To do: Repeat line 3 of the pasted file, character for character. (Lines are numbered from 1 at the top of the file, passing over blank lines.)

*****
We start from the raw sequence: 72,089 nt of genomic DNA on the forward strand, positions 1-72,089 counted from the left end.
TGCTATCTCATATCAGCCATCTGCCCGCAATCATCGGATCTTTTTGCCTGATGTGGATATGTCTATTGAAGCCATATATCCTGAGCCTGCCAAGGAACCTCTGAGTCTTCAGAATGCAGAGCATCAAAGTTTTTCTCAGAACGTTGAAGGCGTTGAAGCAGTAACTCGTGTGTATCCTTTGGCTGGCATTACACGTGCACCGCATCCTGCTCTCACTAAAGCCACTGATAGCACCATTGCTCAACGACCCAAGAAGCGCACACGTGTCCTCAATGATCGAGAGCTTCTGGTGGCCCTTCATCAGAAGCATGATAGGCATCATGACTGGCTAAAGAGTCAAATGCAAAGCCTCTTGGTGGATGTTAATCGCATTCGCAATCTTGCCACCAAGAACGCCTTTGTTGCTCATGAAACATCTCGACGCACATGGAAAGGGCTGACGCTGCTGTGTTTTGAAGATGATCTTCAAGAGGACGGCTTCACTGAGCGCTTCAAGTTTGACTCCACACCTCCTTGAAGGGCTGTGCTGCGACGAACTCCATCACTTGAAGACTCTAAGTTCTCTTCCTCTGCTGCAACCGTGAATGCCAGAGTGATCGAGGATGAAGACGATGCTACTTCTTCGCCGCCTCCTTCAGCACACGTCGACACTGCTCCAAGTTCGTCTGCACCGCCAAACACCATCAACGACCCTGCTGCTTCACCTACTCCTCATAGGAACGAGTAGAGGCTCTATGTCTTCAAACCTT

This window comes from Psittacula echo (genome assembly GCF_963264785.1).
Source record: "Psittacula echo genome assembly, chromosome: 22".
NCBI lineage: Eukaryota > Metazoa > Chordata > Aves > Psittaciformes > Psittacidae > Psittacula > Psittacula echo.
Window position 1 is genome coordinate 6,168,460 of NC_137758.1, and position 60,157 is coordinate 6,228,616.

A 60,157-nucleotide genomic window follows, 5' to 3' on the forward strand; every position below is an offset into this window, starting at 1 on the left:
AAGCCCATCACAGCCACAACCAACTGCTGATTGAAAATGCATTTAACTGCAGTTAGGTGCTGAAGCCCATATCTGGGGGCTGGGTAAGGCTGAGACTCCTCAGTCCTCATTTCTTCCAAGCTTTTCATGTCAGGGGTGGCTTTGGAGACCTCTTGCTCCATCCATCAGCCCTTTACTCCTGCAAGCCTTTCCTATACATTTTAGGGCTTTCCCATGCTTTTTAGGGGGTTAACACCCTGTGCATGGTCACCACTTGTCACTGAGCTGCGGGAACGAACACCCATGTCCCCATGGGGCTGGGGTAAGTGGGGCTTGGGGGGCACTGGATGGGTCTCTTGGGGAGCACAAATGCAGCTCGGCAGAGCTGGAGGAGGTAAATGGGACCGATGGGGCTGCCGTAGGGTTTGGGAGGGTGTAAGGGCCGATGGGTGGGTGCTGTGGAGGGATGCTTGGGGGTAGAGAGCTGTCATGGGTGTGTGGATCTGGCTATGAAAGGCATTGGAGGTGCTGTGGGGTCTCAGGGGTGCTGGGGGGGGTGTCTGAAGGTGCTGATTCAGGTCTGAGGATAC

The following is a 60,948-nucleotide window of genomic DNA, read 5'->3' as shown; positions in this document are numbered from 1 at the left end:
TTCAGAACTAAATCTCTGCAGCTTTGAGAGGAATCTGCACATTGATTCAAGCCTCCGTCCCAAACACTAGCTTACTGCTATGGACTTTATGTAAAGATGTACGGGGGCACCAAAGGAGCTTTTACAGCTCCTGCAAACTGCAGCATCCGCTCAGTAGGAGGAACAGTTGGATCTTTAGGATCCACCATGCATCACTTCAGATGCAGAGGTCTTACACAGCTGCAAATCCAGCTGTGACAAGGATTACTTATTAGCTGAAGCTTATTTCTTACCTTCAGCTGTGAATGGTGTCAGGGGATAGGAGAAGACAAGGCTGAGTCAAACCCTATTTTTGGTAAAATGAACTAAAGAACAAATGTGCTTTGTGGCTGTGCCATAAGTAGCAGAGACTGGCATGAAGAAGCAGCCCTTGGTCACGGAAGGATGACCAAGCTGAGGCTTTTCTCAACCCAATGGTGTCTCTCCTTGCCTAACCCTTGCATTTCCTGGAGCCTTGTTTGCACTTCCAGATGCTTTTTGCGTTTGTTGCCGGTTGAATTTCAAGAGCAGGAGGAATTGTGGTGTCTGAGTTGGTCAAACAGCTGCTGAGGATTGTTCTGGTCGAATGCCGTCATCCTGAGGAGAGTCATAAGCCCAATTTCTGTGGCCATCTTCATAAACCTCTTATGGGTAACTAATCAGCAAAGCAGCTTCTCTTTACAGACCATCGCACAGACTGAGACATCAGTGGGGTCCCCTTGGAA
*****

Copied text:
This window comes from Psittacula echo (genome assembly GCF_963264785.1).